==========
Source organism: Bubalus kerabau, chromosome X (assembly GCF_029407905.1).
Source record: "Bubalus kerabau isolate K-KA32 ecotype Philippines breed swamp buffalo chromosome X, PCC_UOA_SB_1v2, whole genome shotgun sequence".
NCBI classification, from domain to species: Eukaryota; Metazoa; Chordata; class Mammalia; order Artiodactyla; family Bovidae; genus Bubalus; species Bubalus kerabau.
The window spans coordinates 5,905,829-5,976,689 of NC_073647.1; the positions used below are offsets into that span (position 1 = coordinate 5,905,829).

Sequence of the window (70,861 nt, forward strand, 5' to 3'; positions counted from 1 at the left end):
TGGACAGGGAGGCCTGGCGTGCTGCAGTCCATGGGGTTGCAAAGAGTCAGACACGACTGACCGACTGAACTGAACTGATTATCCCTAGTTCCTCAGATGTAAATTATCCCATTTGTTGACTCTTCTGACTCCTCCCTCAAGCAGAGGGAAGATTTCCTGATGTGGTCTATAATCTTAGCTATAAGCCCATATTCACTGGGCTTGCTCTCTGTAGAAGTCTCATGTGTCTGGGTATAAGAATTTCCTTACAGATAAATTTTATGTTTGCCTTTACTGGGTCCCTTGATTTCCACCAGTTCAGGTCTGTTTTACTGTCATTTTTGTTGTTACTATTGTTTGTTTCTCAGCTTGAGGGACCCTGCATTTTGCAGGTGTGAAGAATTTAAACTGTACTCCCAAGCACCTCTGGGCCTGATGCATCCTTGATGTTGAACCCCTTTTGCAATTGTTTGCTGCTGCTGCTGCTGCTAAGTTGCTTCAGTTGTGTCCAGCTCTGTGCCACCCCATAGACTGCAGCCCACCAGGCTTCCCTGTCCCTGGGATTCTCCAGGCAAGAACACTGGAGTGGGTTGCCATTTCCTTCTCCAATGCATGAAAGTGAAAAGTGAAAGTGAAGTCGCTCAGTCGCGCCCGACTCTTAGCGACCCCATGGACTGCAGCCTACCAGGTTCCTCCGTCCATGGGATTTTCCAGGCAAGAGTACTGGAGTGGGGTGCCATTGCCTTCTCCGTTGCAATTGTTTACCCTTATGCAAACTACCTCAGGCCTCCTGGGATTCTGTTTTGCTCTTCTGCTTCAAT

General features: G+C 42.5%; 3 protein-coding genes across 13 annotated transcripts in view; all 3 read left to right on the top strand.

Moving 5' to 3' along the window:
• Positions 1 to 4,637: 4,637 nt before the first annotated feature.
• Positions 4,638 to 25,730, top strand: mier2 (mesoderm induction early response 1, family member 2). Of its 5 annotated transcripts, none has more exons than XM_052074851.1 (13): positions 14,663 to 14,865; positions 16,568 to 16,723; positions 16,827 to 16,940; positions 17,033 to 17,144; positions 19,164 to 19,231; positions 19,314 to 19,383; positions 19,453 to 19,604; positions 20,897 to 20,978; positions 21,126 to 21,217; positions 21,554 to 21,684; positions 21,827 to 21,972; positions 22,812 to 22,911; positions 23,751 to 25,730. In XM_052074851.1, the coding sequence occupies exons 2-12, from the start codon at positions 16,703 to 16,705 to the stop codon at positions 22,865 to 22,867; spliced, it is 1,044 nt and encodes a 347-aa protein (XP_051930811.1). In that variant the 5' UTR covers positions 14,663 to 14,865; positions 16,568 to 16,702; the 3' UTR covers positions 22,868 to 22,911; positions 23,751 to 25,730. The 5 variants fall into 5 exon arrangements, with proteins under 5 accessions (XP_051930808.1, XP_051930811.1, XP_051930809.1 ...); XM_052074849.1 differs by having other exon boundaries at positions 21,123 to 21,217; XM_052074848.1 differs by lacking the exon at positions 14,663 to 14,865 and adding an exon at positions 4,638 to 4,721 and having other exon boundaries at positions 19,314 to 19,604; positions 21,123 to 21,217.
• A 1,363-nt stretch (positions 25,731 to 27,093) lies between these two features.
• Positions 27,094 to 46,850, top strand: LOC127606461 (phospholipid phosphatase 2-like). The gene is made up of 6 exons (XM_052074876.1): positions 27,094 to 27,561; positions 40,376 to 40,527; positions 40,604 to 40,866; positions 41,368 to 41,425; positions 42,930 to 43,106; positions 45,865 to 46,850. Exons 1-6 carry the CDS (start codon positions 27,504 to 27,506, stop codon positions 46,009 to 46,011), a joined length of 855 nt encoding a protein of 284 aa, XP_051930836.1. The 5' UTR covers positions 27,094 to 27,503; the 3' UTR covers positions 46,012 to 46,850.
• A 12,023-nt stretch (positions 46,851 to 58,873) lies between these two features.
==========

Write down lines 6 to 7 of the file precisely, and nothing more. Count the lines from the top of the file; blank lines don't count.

TGGACAGGGAGGCCTGGCGTGCTGCAGTCCATGGGGTTGCAAAGAGTCAGACACGACTGACCGACTGAACTGAACTGATTATCCCTAGTTCCTCAGATGTAAATTATCCCATTTGTTGACTCTTCTGACTCCTCCCTCAAGCAGAGGGAAGATTTCCTGATGTGGTCTATAATCTTAGCTATAAGCCCATATTCACTGGGCTTGCTCTCTGTAGAAGTCTCATGTGTCTGGGTATAAGAATTTCCTTACAGATAAATTTTATGTTTGCCTTTACTGGGTCCCTTGATTTCCACCAGTTCAGGTCTGTTTTACTGTCATTTTTGTTGTTACTATTGTTTGTTTCTCAGCTTGAGGGACCCTGCATTTTGCAGGTGTGAAGAATTTAAACTGTACTCCCAAGCACCTCTGGGCCTGATGCATCCTTGATGTTGAACCCCTTTTGCAATTGTTTGCTGCTGCTGCTGCTGCTAAGTTGCTTCAGTTGTGTCCAGCTCTGTGCCACCCCATAGACTGCAGCCCACCAGGCTTCCCTGTCCCTGGGATTCTCCAGGCAAGAACACTGGAGTGGGTTGCCATTTCCTTCTCCAATGCATGAAAGTGAAAAGTGAAAGTGAAGTCGCTCAGTCGCGCCCGACTCTTAGCGACCCCATGGACTGCAGCCTACCAGGTTCCTCCGTCCATGGGATTTTCCAGGCAAGAGTACTGGAGTGGGGTGCCATTGCCTTCTCCGTTGCAATTGTTTACCCTTATGCAAACTACCTCAGGCCTCCTGGGATTCTGTTTTGCTCTTCTGCTTCAAT

General features: G+C 42.5%; 3 protein-coding genes across 13 annotated transcripts in view; all 3 read left to right on the top strand.